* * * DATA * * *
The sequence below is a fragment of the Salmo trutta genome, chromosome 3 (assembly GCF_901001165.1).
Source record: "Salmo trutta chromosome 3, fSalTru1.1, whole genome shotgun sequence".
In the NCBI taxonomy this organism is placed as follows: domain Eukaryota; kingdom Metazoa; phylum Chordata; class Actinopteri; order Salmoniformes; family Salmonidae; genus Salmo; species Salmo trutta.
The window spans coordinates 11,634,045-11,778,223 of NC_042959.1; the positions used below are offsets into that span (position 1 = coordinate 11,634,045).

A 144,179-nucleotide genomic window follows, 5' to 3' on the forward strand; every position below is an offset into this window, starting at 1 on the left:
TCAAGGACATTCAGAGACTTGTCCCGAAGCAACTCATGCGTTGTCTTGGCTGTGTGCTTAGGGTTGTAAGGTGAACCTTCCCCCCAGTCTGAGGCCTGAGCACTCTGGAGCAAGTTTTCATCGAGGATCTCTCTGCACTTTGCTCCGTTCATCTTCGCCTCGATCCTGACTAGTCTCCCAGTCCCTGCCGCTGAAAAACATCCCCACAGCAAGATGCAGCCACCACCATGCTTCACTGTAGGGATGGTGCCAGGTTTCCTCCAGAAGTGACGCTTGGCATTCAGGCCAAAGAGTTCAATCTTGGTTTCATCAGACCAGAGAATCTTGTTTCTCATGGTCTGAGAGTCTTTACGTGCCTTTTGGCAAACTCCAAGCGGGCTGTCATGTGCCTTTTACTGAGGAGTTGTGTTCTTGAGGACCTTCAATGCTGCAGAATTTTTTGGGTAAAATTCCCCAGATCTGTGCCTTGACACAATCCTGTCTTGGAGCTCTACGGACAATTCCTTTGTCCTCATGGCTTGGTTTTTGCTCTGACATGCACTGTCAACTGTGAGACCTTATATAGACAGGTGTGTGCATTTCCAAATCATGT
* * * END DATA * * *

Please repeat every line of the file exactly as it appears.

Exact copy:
The sequence below is a fragment of the Salmo trutta genome, chromosome 3 (assembly GCF_901001165.1).
Source record: "Salmo trutta chromosome 3, fSalTru1.1, whole genome shotgun sequence".
In the NCBI taxonomy this organism is placed as follows: domain Eukaryota; kingdom Metazoa; phylum Chordata; class Actinopteri; order Salmoniformes; family Salmonidae; genus Salmo; species Salmo trutta.
The window spans coordinates 11,634,045-11,778,223 of NC_042959.1; the positions used below are offsets into that span (position 1 = coordinate 11,634,045).

A 144,179-nucleotide genomic window follows, 5' to 3' on the forward strand; every position below is an offset into this window, starting at 1 on the left:
TCAAGGACATTCAGAGACTTGTCCCGAAGCAACTCATGCGTTGTCTTGGCTGTGTGCTTAGGGTTGTAAGGTGAACCTTCCCCCCAGTCTGAGGCCTGAGCACTCTGGAGCAAGTTTTCATCGAGGATCTCTCTGCACTTTGCTCCGTTCATCTTCGCCTCGATCCTGACTAGTCTCCCAGTCCCTGCCGCTGAAAAACATCCCCACAGCAAGATGCAGCCACCACCATGCTTCACTGTAGGGATGGTGCCAGGTTTCCTCCAGAAGTGACGCTTGGCATTCAGGCCAAAGAGTTCAATCTTGGTTTCATCAGACCAGAGAATCTTGTTTCTCATGGTCTGAGAGTCTTTACGTGCCTTTTGGCAAACTCCAAGCGGGCTGTCATGTGCCTTTTACTGAGGAGTTGTGTTCTTGAGGACCTTCAATGCTGCAGAATTTTTTGGGTAAAATTCCCCAGATCTGTGCCTTGACACAATCCTGTCTTGGAGCTCTACGGACAATTCCTTTGTCCTCATGGCTTGGTTTTTGCTCTGACATGCACTGTCAACTGTGAGACCTTATATAGACAGGTGTGTGCATTTCCAAATCATGT